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Brazilian Journal of Poultry Science

Print version ISSN 1516-635XOn-line version ISSN 1806-9061

Rev. Bras. Cienc. Avic. vol.18 no.4 Campinas Oct./Dec. 2016 


The Effect of Humic Acid Substances on the Thyroid Function and Structure in Lead Poisoning

A SahinI 

H IskenderII 

Kapakin KA TerimIII 

K AltinkaynakIV 

A HayirliV 

A GonultasVI 

O KaynarVII 

IDepartment of Physiology, Faculty of Medicine, Ordu University, Ordu, Turkey

IIDepartment of Nutrition and Dietetics, Faculty of Healthy Sciences, Artvin Coruh University, Artvin, Turkey

IIIDepartment of Pathology, Faculty of Veterinary Medicine, Ataturk University, Erzurum, Turkey

IVClinical Biochemistry, Regional Research and Training Hospital, Erzurum, Turkey

VDepartment of Animal Nutrition and Nutritional Disorders, Faculty of Veterinary Medicine, Ataturk University, Erzurum, Turkey

VIITekirdag Public Hospital, Tekirdag, Turkey

VIIDepartment of Biochemistry, Faculty of Veterinary Medicine, Ataturk University, Erzurum, Turkey.


Lead (Pb) is a heavy metal, which adversely affects thyroid gland function and structure. Due to its high molecular weight and abundant functional groups, humic acid substances (HAS) can form chelates with heavy metals. The experiment was conducted to evaluate the prophylactic effect of HAS on thyroid hormone levels and histopathological lesions of laying hens exposed to lead (Pb) poisoning. After a week of adaptation, 192 Lohmann White laying hens (25 weeks of age) were fed one of four diets: a basal diet (BD) or the BD with HAS (0.15%), with Pb (0.3 g/kg), or with both. Experimental groups were replicated in 12 cages, with four hens each. Pb poisoning did not alter triiodothyronine (FT3; 3.22 ± 0.20 ng/dL) or thyroxine (FT4; 0.71 ± 0.08 ng/dL) concentrations, but caused a 167% increase in thyroid stimulating hormone (TSH) concentration. HAS supplementation returned the high TSH levels of hens exposed to Pb poisoning to normal values. Degenerative changes in the epithelial cells of the thyroid gland of the hens exposed to Pb poisoning were evidenced. Connective tissue cells in the interfollicular area and total amount of colloids with partially atrophic follicles were observed. These histopathological findings were less severe when HAS was added to the diet. In conclusion, HAS alleviates the effects of Pb poisoning on thyroid gland function and structure, possibly preventing its internalization by the tissue by forming chelates and exerting anti-inflammatory effects.

Keywords: Lead poisoning; humic acid substances; thyroid gland; chicken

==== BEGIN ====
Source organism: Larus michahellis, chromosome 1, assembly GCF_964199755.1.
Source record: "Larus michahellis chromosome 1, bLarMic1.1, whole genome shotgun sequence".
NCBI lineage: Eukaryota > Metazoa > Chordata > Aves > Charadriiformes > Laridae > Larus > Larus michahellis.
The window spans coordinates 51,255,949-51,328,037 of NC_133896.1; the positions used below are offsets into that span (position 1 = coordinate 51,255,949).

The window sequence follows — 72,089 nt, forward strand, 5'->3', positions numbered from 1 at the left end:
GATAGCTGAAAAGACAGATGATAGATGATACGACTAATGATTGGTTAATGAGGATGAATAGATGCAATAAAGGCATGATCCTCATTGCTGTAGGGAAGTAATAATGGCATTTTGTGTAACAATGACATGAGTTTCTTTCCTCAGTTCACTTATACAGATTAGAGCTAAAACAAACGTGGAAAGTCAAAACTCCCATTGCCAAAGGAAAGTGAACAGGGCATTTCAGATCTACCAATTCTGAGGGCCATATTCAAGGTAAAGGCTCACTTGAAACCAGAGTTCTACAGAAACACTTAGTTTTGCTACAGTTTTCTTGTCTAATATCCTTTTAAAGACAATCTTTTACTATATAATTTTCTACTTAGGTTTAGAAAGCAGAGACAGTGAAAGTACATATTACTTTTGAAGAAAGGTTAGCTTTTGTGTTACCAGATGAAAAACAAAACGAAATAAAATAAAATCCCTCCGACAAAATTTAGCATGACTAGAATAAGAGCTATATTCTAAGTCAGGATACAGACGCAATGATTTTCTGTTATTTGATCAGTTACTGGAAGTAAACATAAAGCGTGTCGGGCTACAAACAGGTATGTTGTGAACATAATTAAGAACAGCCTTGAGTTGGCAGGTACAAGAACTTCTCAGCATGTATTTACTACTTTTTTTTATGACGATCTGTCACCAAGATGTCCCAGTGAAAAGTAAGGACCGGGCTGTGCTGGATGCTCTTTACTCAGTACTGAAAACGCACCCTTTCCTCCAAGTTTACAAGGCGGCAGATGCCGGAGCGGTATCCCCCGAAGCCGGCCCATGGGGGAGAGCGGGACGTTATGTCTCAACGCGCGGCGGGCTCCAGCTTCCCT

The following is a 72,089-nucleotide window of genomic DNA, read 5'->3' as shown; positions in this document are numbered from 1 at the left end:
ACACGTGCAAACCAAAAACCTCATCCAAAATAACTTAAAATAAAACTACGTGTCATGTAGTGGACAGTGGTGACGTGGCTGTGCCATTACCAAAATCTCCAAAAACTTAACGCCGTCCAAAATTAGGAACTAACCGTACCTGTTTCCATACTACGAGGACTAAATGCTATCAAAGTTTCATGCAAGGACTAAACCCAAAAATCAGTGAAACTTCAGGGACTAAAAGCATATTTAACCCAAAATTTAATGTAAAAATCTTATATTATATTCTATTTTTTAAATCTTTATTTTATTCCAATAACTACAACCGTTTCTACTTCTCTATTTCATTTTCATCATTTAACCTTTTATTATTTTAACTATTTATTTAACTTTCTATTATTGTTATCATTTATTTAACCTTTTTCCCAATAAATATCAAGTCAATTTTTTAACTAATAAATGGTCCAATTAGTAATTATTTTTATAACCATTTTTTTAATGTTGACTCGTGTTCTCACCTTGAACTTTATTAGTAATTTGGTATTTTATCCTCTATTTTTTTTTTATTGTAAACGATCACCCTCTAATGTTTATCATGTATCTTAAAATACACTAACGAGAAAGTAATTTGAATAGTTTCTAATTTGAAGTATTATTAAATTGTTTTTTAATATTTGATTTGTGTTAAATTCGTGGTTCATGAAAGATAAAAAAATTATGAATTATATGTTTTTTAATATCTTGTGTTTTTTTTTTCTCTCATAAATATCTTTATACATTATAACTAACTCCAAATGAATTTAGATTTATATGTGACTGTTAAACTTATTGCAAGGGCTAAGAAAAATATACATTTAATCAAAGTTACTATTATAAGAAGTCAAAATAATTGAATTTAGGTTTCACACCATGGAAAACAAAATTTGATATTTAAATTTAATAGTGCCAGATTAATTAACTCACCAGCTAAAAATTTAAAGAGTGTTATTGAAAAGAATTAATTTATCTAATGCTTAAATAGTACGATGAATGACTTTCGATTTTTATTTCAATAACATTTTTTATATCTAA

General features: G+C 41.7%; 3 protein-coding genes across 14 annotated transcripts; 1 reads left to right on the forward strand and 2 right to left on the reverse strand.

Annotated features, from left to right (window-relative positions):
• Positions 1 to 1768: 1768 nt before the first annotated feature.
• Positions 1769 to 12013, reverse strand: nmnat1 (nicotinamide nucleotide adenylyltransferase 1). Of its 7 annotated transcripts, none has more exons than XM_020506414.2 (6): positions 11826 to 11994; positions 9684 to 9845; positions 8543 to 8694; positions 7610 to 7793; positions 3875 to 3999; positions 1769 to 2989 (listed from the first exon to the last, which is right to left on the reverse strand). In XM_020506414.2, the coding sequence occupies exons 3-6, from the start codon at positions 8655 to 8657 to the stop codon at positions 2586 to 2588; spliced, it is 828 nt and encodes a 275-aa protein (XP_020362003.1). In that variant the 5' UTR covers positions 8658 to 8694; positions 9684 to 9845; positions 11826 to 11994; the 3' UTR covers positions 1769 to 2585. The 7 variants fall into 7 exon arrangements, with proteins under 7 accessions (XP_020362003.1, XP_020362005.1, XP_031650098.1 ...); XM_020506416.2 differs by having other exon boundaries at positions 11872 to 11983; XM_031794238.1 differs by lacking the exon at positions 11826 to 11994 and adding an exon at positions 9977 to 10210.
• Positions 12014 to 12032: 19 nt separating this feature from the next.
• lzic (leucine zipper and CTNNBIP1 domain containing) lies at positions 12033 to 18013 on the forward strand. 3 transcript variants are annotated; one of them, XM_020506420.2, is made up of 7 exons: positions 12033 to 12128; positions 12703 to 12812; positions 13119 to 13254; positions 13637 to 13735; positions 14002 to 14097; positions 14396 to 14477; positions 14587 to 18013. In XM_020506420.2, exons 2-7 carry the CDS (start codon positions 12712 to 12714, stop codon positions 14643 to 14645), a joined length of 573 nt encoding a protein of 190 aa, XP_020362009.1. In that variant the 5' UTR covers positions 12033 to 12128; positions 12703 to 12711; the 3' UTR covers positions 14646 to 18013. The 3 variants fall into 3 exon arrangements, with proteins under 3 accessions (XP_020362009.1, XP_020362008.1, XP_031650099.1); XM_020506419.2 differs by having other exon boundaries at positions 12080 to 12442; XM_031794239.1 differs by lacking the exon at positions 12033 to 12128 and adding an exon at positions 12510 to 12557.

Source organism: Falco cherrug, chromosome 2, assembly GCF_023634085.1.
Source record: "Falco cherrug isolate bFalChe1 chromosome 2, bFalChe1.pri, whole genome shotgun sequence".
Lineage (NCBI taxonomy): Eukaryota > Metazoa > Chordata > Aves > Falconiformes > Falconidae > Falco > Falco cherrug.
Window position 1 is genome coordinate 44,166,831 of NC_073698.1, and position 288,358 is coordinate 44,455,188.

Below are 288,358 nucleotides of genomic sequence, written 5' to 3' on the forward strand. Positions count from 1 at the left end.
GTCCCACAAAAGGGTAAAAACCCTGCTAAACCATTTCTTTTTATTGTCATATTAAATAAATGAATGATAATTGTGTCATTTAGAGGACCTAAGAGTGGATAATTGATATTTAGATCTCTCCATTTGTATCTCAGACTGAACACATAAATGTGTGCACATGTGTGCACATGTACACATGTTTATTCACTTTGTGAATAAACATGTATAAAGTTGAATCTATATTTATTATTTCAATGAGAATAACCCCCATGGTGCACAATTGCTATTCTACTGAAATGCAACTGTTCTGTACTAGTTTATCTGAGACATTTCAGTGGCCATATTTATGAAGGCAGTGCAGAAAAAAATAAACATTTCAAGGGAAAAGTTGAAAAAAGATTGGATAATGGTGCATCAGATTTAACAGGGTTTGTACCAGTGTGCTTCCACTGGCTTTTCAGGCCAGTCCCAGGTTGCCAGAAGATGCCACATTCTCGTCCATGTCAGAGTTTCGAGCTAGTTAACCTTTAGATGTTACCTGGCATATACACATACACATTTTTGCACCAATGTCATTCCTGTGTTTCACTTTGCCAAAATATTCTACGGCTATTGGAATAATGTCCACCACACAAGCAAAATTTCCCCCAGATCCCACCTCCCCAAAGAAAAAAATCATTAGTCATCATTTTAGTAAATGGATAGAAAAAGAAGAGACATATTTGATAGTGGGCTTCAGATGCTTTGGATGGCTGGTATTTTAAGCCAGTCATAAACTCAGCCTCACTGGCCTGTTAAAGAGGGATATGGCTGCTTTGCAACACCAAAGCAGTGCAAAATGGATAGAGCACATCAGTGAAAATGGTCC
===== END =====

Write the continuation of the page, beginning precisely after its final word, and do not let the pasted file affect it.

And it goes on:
The thyroid gland mediates various metabolic processes in the body by secreting mainly thyroxine (T4) and triiodothyronine (T3) hormones. These hormones are derived from amino acids, and result from the iodination of thyroglobulin tyrosine residues. They are responsible for regulating the global metabolic activity of the body. The secretion of thyroid hormones is controlled by the thyroid-stimulating hormone (TSH) that is released from the anterior pituitary gland. Increased activity of the thyroid gland results in hyperthyroidism, whereas decreased activity results in hypothyroidism (Szkudlinski et al., 2002). Environmental, physiological, and genetic factors play a role in the development of both hyperthyroidism and hypothyroidism (Burger, 2004). The exposure to heavy metals is of the most important environmental factor that adversely affects the function of the thyroid gland (Cullent et al., 1984).

Lead (Pb) is one of the main heavy metals and non-essential toxic elements, and pose a risk to public health due to expanded urbanization and increased industrialization (Smith, 1984; Roper, 1991; Tong et al., 2000). It is widespread in nature and has been used in many industrial applications throughout history, such as manufacturing of batteries, some paints, glass, construction materials, agrochemicals, cosmetics, and fuel additives (Elwood et al., 1984). Once taken into the body through different routes, Pb accumulates in the organs and tissues. In the bloodstream, 85-90% of Pb is bound to erythrocytes, and the remaining 15-10% to plasma proteins (Lyn Patrick, 2006). Lead poisoning causes hematological, neurological, circulatory, and immunological pathologies, accompanied by biochemical changes, liver and kidney dysfunctions, and disrupt glucose metabolism (Al-Saleh, 1994; Lavicoli et al., 2003). Pb poisoning adversely affects endocrine glands, particularly the homeostasis of thyroid hormones, reproductive hormones and stress hormones (Zacharewski, 1998).

Chelating agents are used for the treatment of heavy metal poisoning. Humic acid substances (HAS) are water soluble, and include humic, fluvic, and ulmic acids derived from humus, breakdown product of organic substances in the soil (Islam et al., 2005). Previous studies have shown that humic acid regulates abnormal thyroid hormone secretion and act as immunomodulators (Laurberg et al., 2003). Due to their high molecular weight and functional groups (Schnitzer and Khan, 1972; Fan et al., 2004), it was hypothesized that supplementing diets with HAS reduces the adverse effect of heavy metals on the endocrine functions through forming chelates. This preliminary experiment was conducted to evaluate the prophylactic effect of supplementing HAS on hormonal and histopathological changes in the thyroid gland in laying hens exposed to Pb poisoning.